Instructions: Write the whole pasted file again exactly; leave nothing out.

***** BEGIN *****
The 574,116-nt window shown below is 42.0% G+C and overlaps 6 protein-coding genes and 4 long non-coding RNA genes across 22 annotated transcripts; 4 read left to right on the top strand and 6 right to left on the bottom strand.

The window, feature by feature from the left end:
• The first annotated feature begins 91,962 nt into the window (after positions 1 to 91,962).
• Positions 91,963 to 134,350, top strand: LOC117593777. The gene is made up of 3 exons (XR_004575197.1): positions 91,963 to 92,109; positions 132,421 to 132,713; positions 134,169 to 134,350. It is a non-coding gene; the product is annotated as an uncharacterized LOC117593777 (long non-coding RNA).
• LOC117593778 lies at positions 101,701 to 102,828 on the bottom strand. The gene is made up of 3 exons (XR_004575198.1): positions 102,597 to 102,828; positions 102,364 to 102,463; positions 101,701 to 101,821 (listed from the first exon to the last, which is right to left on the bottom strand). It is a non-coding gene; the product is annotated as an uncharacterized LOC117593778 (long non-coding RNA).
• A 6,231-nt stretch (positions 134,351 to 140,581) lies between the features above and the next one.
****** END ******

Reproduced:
The 574,116-nt window shown below is 42.0% G+C and overlaps 6 protein-coding genes and 4 long non-coding RNA genes across 22 annotated transcripts; 4 read left to right on the top strand and 6 right to left on the bottom strand.

The window, feature by feature from the left end:
• The first annotated feature begins 91,962 nt into the window (after positions 1 to 91,962).
• Positions 91,963 to 134,350, top strand: LOC117593777. The gene is made up of 3 exons (XR_004575197.1): positions 91,963 to 92,109; positions 132,421 to 132,713; positions 134,169 to 134,350. It is a non-coding gene; the product is annotated as an uncharacterized LOC117593777 (long non-coding RNA).
• LOC117593778 lies at positions 101,701 to 102,828 on the bottom strand. The gene is made up of 3 exons (XR_004575198.1): positions 102,597 to 102,828; positions 102,364 to 102,463; positions 101,701 to 101,821 (listed from the first exon to the last, which is right to left on the bottom strand). It is a non-coding gene; the product is annotated as an uncharacterized LOC117593778 (long non-coding RNA).
• A 6,231-nt stretch (positions 134,351 to 140,581) lies between the features above and the next one.